Don’t fall for Greenwashing this Earth Day

The world is changing and we are in a new era of sustainability. Initiatives such as Earth Day are increasing awareness and educating the public on the consequences of their daily habits. As a result, consumers are being more conscious in their shopping habits with 81% of people believing that companies should help improve the environment. Particularly, there is a movement away from fast fashion towards more sustainable and ethical options. In response, many companies have sprinkled their new collections with appealing green adjectives such as ‘natural’, ‘sustainable,’ and ‘recycled materials’. However, in many cases these adjustments are simply little flower-patterned band-aids slapped onto a much bigger issue. This is known as Greenwashing – a term used to describe the practice of false or misleading marketing to make a company appear more eco-friendly or sustainable.

For example, most of the notorious fast fashion brands have released a collection claiming to be sustainable, and yet have made no fundamental changes to their business model. Indeed, little changes are better than no change at all. However, having a small section of products made in a somewhat sustainable manner does not negate for the hundreds and thousands of products made and thrown away in the opposite way. It is also important to note that while the industry must shift towards more sustainable methods of how the clothes are made, it is also by whom that is equally important. Greenwashing can also describe how companies can claim to be sustainable yet their garment workers are subject to unethical, terrible conditions. This is why it is important for sustainability and ethics to touch every aspect of the business.


As far as sustainable business models go, Girlfriend Collective are the perfect example. Being eco-friendly is at the top of their priorities while being as transparent as possible about every step of the production process. This is through gaining relevant certifications, using recycled fabrics, treating the harmful wastewater, and using 100% post-consumer waste. This means that the fabric used is recycled and made from products destined for landfill.

Explore their collection here.

‘From fibre to fabric, we need to look at every step and make sure we know its impact’.


There is an inherent assumption that sustainable fashion is for a select few and Reformation are challenging that notion by aiming to bring sustainable fashion to everyone. A particularly refreshing approach is how every week they release new, limited edition collections. On the surface, this appears unsustainable as ideally, we should advocate for less clothes produced. Yet they focus on small quantities of each product and pay attention to direct data and feedback to minimise waste while also increasing exclusivity.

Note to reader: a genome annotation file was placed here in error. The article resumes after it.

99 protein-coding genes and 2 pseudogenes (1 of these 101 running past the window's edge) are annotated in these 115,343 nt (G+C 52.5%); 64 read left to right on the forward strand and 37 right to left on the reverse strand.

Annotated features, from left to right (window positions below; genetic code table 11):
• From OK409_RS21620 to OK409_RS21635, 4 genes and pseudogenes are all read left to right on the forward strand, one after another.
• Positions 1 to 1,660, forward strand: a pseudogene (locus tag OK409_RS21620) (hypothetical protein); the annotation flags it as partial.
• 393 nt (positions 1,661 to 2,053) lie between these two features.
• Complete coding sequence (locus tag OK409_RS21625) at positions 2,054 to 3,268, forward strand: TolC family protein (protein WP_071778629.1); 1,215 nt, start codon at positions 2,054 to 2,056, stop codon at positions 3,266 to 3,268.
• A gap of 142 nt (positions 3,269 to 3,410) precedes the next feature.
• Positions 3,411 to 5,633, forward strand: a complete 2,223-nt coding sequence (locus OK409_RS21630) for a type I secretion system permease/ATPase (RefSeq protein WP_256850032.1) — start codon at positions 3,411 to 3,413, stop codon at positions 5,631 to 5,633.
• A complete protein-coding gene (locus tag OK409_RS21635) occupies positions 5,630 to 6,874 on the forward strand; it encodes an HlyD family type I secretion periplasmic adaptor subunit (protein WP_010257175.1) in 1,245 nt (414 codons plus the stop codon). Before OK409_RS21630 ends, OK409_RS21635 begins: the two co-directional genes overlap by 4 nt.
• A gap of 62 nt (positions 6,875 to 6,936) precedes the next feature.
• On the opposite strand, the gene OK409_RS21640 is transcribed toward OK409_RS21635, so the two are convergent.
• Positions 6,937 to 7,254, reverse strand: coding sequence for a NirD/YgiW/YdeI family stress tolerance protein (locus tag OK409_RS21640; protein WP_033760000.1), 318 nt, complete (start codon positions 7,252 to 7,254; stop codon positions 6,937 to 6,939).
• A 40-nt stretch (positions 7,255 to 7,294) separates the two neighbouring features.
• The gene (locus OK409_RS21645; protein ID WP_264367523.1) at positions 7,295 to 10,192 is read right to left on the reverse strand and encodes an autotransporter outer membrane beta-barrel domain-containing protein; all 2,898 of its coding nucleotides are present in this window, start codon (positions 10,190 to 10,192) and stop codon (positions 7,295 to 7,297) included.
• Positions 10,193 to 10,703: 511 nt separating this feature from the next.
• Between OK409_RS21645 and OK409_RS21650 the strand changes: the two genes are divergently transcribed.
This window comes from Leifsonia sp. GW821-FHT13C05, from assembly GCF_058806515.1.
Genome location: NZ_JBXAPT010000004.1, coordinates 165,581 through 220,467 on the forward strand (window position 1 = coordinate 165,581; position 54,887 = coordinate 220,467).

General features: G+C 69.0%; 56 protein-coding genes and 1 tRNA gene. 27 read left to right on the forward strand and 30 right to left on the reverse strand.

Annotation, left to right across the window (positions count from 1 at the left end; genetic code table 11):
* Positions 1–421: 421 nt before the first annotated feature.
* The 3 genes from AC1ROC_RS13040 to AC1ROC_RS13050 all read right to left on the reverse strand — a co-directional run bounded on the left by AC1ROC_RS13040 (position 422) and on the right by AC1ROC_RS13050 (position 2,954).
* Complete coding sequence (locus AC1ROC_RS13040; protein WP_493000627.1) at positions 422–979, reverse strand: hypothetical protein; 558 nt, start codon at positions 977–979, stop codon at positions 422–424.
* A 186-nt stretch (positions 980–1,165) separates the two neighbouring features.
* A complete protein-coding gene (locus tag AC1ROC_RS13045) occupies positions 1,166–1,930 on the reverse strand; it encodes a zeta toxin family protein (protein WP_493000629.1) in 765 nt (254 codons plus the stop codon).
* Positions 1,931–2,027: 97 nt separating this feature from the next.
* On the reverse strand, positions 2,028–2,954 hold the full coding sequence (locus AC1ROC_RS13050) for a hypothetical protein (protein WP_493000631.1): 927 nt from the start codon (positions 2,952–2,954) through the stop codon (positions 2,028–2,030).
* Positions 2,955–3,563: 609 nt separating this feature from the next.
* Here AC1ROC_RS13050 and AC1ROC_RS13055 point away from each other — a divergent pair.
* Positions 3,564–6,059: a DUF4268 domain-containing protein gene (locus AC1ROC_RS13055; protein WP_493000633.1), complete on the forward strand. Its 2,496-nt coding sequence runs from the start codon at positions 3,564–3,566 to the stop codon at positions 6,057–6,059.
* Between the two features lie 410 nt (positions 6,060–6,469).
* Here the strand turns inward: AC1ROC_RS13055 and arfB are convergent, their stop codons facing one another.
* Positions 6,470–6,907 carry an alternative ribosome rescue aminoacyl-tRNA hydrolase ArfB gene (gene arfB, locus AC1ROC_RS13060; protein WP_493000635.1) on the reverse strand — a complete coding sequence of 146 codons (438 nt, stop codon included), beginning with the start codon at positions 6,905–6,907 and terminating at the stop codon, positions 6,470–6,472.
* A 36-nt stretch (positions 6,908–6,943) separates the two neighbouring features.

Explore their collection here.

‘Sustainability is at the core of everything we do – from our factory in Los Angeles to our fabrics, packaging, and retail stores.’


A prime example of greenwashing is when companies state that they plant trees for every product sold, yet make no changes to their supply chain or impact on the environment. This allows them to claim to be sustainable, yet continue their harmful practices. Cariuma is committed to planting two trees for every pair of sneakers sold. However, their design philosophy is based on longevity and mindful consumption. This shoe brand is encouraging quality over quantity as the key ingredient to sustainability. The materials used from the sole to the packaging are all certified by relevant, global standards.

Explore their collection here.

‘We are constantly evaluating and evolving our processes to be greener than they were the day before.’

Fundamentally, sustainable businesses are as clear as they can be about every step of the production process. Quotes from each of the websites are included above so you can see how companies who are doing the most, not only have dedicated sections of their websites detailing their efforts to be eco-conscious yet include their sustainable efforts throughout every part of their website. Possibly our favourite quote found comes from Reformation’s website – Being naked is the #1 most sustainable option. We’re #2.


About the Author

Amie Williams, Environmental sustainability and climate change specialist

Amie Williams, Environmental sustainability and climate change specialist

Amie has worked with companies and NGOs globally to improve their relationship with their surrounding environment. From wildlife conservation in South Africa, to waste management in Fiji she has discovered that in order to save the environment, you have to educate the people.



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